"I shared a vagrant optimism that some of us were making real progress, that we had taken an honest road, and that the best of us would inevitably make it over the top. At the same time, I shared a dark suspicion that the life we were leading was a lost cause, that we were all actors, kidding ourselves along on a senseless odyssey. It was the tension between these two poles - a restless idealism on one hand and a sense of impending doom on the other - that kept me going."
S Thompson - The rum diary
Publish or be damned is one of those scientific mantras you see sometimes, I believe it stems from needing to get your research out first before some other lab trumps you to it thus consigning you to an interesting foot note on the bibliography of a vegan honors students thesis.
Not a pleasant ending to a life's work.
In software development and testing especially it tends to be more publish and be damned. There is always a get out clause, a reason to not go live with something. In Agile there is this theory of producing potentially shippable code at the end of each sprint. What does that even mean?? I wouldn't be happy if I went to get my car from the mechanic and he told me I have potentially working brakes for example.
Now there are loads of places that will help define what "potentially shippable" is supposed to mean but I suspect that for most people it quickly translates into a BIG POTENTIALLY - and a very small shippable.
Is it shippable as soon as we fix that bug? or is it shippable as soon as we finish these five stories? Or more likely its shippable after an 8 week stabilization phase :-) so it was never potentially shippable at all.
That got me thinking, How would you change your work practices if your customer said to the team "You know what - I like this agile lark - Here are they keys to the live production environment and after every sprint review I want it in live within the hour!"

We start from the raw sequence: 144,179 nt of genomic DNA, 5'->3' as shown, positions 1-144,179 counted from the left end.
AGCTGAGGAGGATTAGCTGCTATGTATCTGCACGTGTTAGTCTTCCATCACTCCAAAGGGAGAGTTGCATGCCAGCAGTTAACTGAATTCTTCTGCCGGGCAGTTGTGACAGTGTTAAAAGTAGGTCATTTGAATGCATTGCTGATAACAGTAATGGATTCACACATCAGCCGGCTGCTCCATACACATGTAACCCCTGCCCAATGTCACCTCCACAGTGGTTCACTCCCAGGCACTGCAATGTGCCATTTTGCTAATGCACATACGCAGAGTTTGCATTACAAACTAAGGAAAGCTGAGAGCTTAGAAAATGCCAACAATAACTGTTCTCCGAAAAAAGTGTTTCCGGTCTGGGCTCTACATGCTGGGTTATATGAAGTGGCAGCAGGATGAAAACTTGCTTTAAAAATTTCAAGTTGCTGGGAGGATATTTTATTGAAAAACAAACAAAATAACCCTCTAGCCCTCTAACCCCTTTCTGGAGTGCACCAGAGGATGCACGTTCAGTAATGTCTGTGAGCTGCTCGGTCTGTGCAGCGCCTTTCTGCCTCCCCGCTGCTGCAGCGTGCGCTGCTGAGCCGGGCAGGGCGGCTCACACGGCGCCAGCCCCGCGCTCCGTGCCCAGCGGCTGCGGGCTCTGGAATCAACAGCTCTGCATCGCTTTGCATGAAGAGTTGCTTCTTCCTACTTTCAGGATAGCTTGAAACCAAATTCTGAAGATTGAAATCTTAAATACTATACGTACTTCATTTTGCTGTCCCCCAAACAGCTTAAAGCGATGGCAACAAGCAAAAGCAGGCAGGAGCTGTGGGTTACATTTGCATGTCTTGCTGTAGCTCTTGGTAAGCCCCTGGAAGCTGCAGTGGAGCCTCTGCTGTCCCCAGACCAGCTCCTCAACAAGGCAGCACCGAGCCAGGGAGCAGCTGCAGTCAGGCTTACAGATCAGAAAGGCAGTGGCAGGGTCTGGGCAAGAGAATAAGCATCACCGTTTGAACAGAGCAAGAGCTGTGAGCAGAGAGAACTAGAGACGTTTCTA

Can you imagine! A customer that put every sprints work directly into live!
I would probably react with total terror at first but then I started thinking about how the team and the process would change. I am willing to bet for a start that our velocity would half over night as various team members started thinking - "well I cant put that off, This is going live next week!". I would probably go on a one man uber crusade to automate every facet of the acceptance criteria before any of the code was written in case it came to me late and went live before I ever saw it!!
And then I thought "Why the hell am I not doing that now??"
I had a sudden image of a testers perfect world - Its a bad sprint, the developers are running late. Very little has made it through to be tested let alone marked as done and we have 5 stories in progress. Its 3 hours before sprint review and everything gets checked in all at once! - Normally that would be a nightmare scenario!!
[Scrum Master] "So what did we finish to demo?"
[Tester] "Did all the builds pass?"
[Scrum Master] "Yes"
[Tester] "Demo the lot! Its done!"